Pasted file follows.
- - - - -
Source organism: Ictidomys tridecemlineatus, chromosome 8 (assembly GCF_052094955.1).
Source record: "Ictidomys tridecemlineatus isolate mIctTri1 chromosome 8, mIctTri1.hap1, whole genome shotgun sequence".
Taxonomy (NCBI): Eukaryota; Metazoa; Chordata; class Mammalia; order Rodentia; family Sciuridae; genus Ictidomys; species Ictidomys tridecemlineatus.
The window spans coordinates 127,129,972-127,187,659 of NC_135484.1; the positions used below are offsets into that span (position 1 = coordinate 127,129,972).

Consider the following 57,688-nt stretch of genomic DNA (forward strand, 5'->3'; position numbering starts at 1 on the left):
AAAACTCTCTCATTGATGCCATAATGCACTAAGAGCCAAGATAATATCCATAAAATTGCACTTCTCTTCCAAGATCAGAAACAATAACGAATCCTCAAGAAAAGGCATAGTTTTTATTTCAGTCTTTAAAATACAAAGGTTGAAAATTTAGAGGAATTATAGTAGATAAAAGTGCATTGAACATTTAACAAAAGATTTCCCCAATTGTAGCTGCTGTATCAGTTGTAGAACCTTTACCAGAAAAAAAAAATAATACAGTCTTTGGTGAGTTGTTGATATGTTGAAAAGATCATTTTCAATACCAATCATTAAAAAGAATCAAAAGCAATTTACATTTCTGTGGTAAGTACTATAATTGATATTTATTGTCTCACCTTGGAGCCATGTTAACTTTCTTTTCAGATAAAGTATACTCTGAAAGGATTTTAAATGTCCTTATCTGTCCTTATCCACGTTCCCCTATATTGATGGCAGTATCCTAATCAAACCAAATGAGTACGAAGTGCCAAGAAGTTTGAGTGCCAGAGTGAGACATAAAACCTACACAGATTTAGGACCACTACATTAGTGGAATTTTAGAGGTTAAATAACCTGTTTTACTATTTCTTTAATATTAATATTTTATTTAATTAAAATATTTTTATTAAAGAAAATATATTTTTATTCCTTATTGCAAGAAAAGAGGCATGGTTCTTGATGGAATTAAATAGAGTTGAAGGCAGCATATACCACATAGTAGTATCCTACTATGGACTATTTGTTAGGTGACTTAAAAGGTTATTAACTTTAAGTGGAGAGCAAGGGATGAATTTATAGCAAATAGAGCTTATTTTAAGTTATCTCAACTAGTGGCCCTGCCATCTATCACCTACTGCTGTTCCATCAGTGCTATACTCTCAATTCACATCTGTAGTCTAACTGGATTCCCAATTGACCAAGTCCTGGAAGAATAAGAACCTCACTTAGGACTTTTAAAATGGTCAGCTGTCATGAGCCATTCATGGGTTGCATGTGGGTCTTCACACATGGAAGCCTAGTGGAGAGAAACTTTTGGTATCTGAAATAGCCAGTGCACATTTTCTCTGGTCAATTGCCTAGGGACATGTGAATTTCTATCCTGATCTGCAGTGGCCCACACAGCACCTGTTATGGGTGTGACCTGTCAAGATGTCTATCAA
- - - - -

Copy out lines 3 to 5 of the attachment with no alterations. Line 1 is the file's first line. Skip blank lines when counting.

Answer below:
Taxonomy (NCBI): Eukaryota; Metazoa; Chordata; class Mammalia; order Rodentia; family Sciuridae; genus Ictidomys; species Ictidomys tridecemlineatus.
The window spans coordinates 127,129,972-127,187,659 of NC_135484.1; the positions used below are offsets into that span (position 1 = coordinate 127,129,972).

Consider the following 57,688-nt stretch of genomic DNA (forward strand, 5'->3'; position numbering starts at 1 on the left):